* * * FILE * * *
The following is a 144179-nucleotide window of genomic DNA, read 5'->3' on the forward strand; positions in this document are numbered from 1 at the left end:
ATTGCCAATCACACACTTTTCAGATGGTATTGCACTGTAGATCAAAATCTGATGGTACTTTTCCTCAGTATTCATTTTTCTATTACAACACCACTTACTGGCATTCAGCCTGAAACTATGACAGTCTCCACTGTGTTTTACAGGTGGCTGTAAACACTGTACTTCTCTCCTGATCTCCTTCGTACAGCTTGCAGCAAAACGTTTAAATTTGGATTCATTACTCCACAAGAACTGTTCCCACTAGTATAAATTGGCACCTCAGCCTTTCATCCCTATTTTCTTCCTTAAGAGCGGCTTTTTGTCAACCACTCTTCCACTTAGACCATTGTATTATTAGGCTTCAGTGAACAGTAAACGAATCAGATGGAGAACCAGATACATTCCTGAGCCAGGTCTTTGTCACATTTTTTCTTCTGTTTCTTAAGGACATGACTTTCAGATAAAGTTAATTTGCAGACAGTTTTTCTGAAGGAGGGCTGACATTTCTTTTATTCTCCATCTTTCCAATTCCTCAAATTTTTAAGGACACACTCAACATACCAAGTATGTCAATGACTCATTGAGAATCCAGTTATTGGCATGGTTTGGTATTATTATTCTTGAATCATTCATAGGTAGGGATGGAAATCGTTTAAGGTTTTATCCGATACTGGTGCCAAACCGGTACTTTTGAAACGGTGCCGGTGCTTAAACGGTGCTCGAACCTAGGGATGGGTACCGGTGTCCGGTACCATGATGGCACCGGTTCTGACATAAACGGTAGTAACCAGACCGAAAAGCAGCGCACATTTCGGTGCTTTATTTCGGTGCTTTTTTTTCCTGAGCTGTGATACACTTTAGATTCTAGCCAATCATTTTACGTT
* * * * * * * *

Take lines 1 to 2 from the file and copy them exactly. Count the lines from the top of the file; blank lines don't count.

The following is a 144179-nucleotide window of genomic DNA, read 5'->3' on the forward strand; positions in this document are numbered from 1 at the left end:
ATTGCCAATCACACACTTTTCAGATGGTATTGCACTGTAGATCAAAATCTGATGGTACTTTTCCTCAGTATTCATTTTTCTATTACAACACCACTTACTGGCATTCAGCCTGAAACTATGACAGTCTCCACTGTGTTTTACAGGTGGCTGTAAACACTGTACTTCTCTCCTGATCTCCTTCGTACAGCTTGCAGCAAAACGTTTAAATTTGGATTCATTACTCCACAAGAACTGTTCCCACTAGTATAAATTGGCACCTCAGCCTTTCATCCCTATTTTCTTCCTTAAGAGCGGCTTTTTGTCAACCACTCTTCCACTTAGACCATTGTATTATTAGGCTTCAGTGAACAGTAAACGAATCAGATGGAGAACCAGATACATTCCTGAGCCAGGTCTTTGTCACATTTTTTCTTCTGTTTCTTAAGGACATGACTTTCAGATAAAGTTAATTTGCAGACAGTTTTTCTGAAGGAGGGCTGACATTTCTTTTATTCTCCATCTTTCCAATTCCTCAAATTTTTAAGGACACACTCAACATACCAAGTATGTCAATGACTCATTGAGAATCCAGTTATTGGCATGGTTTGGTATTATTATTCTTGAATCATTCATAGGTAGGGATGGAAATCGTTTAAGGTTTTATCCGATACTGGTGCCAAACCGGTACTTTTGAAACGGTGCCGGTGCTTAAACGGTGCTCGAACCTAGGGATGGGTACCGGTGTCCGGTACCATGATGGCACCGGTTCTGACATAAACGGTAGTAACCAGACCGAAAAGCAGCGCACATTTCGGTGCTTTATTTCGGTGCTTTTTTTTCCTGAGCTGTGATACACTTTAGATTCTAGCCAATCATTTTACGTT